Vice President Dick Cheney has had very little to say about the indictment of his former chief of staff, I. Lewis “Scooter” Libby, on charges of perjury and obstruction of justice, and even less to say about aspects of the investigation that have touched on his own actions before and after the invasion of Iraq. Now, three key Democrats in the U.S. House of Representatives want to give the vice president an opportunity to clear the air.
Recalling that Cheney’s former boss, then-President Gerald Ford, testified before the House after his controversial pardon of former President Richard Nixon in 1974, Representatives John Conyers Jr., the Michigan Democrat who is the ranking minority member of the House Judiciary Committee; Henry Waxman, the California Democrat who is the ranking minority member of the Government Reform Committee; and Maurice Hinchey, the New York Democrat who has been one of the most outspoken critics of the administration’s misuse of intelligence during the period before the Iraq War began, have asked the vice president to “make yourself available to appear before Congress to explain the details and reasons for your office’s involvement — and your personal involvement – in the disclosure of Valerie Wilson’s identity as a Central Intelligence Agency (CIA) operative.”
The letter, sent to Cheney on Thursday, two days after Democratic Leader Harry Reid forced the Senate into closed session to discuss investigations of efforts by the administration to inflate intelligence assessments of the threat posed by Iraq, offers the latest signal that Congressional Democrats are determined to hold key players in the administration, particularly Cheney, to account.
“We are going to do everything we can to force this administration and this Congress to face up to the truth and to face up to their responsibility under the Constitution,” said Hinchey.
“The people who wrote the Constitution that set this government up knew what they were doing. They knew what would happen if you let a regime go its own way without oversight. That’s why they set up the system of checks and balances,” added Hinchey. “This Congress has shunned its responsibility, tossed its obligations under the Constitution aside – allowing the administration to do whatever it chooses, even to the point of looking aside when the administration lies to Congress and violates federal laws. That’s got to stop. We cannot have a monolithic government. We have to restore some balance, where the legislative branch is a part of this process. And we think that one way to do that is by asking the vice president, in light of the questions that have arisen with regards to his actions, to come to Congress and answer the questions that are on the minds of the American people and their representatives.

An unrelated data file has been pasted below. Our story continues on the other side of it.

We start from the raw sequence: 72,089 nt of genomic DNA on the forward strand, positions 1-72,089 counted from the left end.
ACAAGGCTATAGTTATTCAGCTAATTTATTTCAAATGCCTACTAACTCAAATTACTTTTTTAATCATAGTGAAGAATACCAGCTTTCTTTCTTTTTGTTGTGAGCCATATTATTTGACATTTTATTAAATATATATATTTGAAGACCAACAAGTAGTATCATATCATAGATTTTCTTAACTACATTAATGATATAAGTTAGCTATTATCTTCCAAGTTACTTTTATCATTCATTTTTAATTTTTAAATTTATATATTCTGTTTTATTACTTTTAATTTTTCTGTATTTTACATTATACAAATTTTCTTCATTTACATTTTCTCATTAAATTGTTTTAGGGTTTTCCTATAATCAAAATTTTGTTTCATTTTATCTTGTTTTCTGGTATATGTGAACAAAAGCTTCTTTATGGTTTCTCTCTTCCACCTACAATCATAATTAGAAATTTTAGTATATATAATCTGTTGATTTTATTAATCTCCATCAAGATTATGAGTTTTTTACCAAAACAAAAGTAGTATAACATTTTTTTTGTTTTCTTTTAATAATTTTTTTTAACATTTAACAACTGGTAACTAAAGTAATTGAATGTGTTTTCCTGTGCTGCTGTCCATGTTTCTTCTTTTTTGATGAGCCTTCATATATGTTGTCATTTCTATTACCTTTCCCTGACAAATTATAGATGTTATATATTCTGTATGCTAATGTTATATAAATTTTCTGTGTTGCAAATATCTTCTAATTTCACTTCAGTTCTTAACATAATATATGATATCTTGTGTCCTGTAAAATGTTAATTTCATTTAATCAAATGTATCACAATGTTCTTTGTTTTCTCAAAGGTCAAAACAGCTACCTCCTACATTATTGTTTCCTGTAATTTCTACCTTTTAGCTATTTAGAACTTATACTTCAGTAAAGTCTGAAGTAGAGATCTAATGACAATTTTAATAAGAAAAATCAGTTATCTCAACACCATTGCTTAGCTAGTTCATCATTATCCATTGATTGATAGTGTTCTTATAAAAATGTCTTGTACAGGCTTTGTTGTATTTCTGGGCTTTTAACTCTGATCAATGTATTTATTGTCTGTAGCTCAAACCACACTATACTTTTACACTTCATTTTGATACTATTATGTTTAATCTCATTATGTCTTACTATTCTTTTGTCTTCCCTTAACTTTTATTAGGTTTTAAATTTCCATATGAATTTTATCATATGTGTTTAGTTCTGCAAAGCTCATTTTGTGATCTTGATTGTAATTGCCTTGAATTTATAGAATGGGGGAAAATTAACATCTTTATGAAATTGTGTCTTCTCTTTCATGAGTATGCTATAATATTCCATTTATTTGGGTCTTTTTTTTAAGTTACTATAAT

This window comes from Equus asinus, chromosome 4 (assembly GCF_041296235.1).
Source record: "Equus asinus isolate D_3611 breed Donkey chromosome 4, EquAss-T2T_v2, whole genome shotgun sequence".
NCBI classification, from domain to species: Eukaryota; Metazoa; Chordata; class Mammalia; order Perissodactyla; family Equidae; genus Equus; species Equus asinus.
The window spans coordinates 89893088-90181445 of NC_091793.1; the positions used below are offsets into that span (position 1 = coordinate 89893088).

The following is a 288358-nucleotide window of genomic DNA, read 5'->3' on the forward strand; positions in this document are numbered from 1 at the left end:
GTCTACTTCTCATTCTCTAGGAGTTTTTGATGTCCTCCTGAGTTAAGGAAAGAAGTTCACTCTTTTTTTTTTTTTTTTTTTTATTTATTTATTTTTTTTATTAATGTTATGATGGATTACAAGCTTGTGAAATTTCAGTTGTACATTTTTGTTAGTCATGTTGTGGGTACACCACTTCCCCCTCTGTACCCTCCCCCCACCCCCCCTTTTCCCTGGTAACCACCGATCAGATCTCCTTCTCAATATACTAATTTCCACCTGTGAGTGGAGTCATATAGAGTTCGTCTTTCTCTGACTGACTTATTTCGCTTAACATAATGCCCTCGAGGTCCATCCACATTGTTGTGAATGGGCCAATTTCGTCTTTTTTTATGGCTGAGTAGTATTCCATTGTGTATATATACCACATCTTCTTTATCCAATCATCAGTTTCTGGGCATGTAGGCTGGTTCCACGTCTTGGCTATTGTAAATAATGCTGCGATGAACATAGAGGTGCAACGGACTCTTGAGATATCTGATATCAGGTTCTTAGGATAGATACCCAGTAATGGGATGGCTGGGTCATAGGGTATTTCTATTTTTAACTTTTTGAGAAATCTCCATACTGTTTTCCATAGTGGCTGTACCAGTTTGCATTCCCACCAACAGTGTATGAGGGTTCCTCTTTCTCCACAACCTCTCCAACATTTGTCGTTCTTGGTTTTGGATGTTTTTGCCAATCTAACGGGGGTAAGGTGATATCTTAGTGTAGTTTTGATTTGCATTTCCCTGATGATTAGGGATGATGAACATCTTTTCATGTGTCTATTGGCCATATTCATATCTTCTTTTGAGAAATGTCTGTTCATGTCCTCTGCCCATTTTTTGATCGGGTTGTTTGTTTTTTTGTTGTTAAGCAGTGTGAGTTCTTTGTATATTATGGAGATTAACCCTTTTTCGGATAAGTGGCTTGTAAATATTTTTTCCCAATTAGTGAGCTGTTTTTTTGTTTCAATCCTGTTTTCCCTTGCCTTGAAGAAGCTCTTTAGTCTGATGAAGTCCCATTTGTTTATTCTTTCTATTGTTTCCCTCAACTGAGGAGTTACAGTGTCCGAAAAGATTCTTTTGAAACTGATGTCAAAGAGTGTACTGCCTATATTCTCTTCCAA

It may be true that the House, like the Senate, is controlled by a Republican majority that is uncomfortable calling members of the administration to account, admits Hinchey. But, the veteran representative from New York says, Republicans ought to ask themselves whether they want to allow partisanship to stand in the way of their responsibilities under the Constitution. Hinchey says Congressional leaders of both parties should, as well, be concerned about their responsibility to help the American people sort through not just what happened when Cheney’s chief aide apparently set out to punish Ambassador Joe Wilson, who had raised pointed questions about the administration use of intelligence, by revealing that Wilson’s wife was a CIA operative — but also broader questions about why the vice president’s office was so determined to attack that critic, a former ambassador who had revealed how the administration deliberately used faulty intelligence to make the “case” for war.